Ten Things Your Enterprise MFPs Must Have

MPS discussions often go beyond the device level and into workflow. Rightly so. A good MPS program should lead to optimizing document workflow and streamlining processes. But multifunction printers (MFPs) remain critical to that objective. In fact, they’re downright essential for digitizing content, automating workflow and keeping workers productive.

If you want devices that are more than just paper output portals, what should you look for? You might consider the evaluation criteria explored by the document imaging professionals at Buyers Laboratory LLC (BLI.)

When the time comes to evaluate devices, consider these ten factors. BLI did.

1. Scanning Performance
One reason digital devices and digital workflow go hand in hand is scanning – the on-ramp to digital workflows. “Scanning is a key part of office workflows,” noted Marlene Orr, Senior Analyst, Printers/A4 MFPs, BLI.

Keep in mind:

  • The ideal MFP scanning interface is fast and easy, with simple job programming and support for a wide range of file formats.
  • The device should maintain scanning speeds in various modes, such as double-sided pages or color documents.
  • Does it offer one-touch scanning to certain destinations, with color, PDF or other formats predetermined?

2. “No Excuses” Reliability
When business processes and customer service depend on documents, device downtime is not an option. “Office workers want to know an MFP is ready to go when they need it most,” said Pete Emory, Director of Research and Lab Services US/Asia, BLI. It’s no surprise that reliability is a major part of BLI lab testing. In fact, they perform the most extensive reliability testing in the industry.

Keep in mind:

  • Pay attention to uptime data when evaluating the reliability of a workgroup device.
  • Note speeds when printing and copying double-sided documents. These options save paper and lower costs, but shouldn’t slow you down.

3. Sustainability Smarts
If they have the right capabilities, MFP devices can contribute to your enterprise sustainability goals. Look for a device with smart settings in the drivers that help conserve toner. Also look for the ability to print multiple pages per sheet and duplex to reduce paper use.

4. Usability and Productivity
Does the device family use a similar interface across product line? When an MFP line uses a common interface, users won’t be interrupted or delayed in their work when they move from one department or location to another. They will still be familiar with touch screens and can quickly move on with their document task.

5. Driver Viewing from the Desktop
Anytime you have to stop one thing to check on another, it slows you down. For example, how often do users have to manually check toner or paper before sending jobs, so they don’t worry about running out? Or consider the delays of investigating how many jobs are ahead of them, so users will know if they need to print to a different device if they’re on a deadline.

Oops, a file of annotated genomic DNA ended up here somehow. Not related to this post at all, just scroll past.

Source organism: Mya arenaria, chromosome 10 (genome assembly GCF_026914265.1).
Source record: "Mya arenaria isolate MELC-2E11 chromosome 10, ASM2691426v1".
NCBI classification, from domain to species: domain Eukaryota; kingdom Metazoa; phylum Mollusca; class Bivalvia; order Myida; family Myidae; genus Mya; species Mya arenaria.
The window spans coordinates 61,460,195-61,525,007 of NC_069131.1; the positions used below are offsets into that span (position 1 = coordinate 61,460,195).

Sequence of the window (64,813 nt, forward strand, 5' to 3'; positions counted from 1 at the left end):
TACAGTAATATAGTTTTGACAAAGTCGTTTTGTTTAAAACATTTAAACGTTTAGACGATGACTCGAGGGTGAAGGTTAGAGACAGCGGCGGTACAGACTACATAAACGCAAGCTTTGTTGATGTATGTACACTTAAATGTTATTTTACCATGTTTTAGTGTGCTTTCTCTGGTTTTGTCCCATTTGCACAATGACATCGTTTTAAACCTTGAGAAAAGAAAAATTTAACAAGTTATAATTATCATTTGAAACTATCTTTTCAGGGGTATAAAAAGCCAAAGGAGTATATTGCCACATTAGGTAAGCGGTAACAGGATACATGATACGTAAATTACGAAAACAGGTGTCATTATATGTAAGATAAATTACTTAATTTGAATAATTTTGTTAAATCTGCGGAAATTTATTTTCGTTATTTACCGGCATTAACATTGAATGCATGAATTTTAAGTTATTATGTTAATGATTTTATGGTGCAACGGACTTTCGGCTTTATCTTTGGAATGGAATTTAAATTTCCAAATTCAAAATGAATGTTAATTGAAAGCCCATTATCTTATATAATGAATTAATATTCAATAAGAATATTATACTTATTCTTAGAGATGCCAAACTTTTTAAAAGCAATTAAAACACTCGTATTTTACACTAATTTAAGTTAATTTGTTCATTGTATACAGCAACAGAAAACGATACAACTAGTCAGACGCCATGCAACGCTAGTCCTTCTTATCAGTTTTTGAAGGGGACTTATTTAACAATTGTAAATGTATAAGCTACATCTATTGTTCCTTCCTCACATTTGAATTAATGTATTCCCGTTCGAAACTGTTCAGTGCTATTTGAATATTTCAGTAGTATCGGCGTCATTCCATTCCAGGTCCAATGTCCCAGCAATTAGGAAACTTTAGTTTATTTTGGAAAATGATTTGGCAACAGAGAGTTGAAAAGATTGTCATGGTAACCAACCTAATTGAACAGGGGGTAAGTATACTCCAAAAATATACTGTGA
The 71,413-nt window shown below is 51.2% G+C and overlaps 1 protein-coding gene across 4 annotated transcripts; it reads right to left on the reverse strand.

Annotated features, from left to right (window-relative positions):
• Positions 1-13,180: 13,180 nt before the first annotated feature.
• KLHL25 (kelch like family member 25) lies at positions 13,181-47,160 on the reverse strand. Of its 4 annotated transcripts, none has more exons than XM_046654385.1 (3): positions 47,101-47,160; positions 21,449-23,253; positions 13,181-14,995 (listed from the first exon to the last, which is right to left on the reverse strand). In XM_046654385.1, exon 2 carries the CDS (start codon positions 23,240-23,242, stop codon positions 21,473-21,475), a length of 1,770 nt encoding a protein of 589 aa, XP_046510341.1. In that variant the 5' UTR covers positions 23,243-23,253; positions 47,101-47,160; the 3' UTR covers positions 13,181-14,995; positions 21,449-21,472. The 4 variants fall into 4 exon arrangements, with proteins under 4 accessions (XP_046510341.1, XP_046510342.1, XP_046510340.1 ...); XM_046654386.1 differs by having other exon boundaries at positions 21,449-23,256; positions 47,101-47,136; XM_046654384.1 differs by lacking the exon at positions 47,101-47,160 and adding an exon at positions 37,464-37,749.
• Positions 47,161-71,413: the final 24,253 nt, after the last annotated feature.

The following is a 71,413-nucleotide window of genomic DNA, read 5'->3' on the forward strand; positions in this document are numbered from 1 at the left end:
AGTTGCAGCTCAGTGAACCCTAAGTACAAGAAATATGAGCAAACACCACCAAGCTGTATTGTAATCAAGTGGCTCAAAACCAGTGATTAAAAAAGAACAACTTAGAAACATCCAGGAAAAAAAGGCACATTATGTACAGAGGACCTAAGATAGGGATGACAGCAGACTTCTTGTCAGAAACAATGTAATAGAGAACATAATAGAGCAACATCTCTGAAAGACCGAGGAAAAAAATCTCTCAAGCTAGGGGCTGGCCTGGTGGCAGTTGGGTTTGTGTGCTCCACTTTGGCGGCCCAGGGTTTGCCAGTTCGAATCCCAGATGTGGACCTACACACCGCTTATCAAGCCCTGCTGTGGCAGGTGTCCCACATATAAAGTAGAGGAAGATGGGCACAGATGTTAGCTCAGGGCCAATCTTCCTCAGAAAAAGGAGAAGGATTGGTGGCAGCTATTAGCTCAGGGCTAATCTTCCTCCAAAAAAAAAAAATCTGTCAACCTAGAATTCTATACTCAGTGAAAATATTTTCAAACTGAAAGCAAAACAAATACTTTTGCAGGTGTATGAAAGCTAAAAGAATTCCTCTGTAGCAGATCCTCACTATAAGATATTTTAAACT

What if the MFP offered driver views from the desktop? Users could get detailed paper status without having to leave their desk and interrupt their work.

Proactive Communication with Users
Machine-to-person communications can make the difference when users need to know details about their print job. When the device takes the initiative, that’s even better. Look for communication capabilities like these:

6. Are there animated graphics to guide user intervention? When a device has this capability, it ensures more people can use the resource without delay or interruption. If there’s a situation in need of attention such as paper refill or toner replacement, the correct menu automatically pops up. The visualization makes the problem easy to solve, even for inexperienced users.

7. Does the device notify users when their specific job is completed? This saves countless trips away from your desk to check on queued print jobs.

8. “Print Around” to Keep Work Moving
Who hasn’t had the unpleasant surprise of discovering their print job has been held up in a queue? Productivity suffers when you’re stuck behind another job that may be unprintable because of an empty paper tray or some other reason. “Print around” means the problem job gets held in memory, while other jobs go ahead and run.

9. Support for Remote or Visiting Workers
When on-the-go workers move from one office location to another, a simple, uniform print set up makes it easy for them to access a networked device and continue with their work. Mobile and global drivers give employees like sales agents and service representatives an entry point for bringing paper documents into digital workflow.

10. Customized Document Workflow
Not only do MFPs provide an entry point into digital workflows, they can also make the workflow more streamlined. A device with extensible interface platform (EIP) allows seamless, customizable integration with other business solutions. An EIP makes it easier for IT and your MPS provider to customize document workflows from the endpoint into your business processes. The outcomes are greater productivity, speed, security and savings.

Can You Find All This in One Device?
Is it really possible to get all this performance in one device? Well, here’s one to consider. The Xerox WorkCentre 4265 received highly recommended and highly reliable ratings from BLI in their evaluations of this monochrome workgroup MFP class device.

In fact, the MFP performed flawlessly for the entire 125K lab run and turned in a dominating scan performance. Learn more about the vigorous BLI reliability testing and what it revealed about the Xerox WorkCentre 4265.

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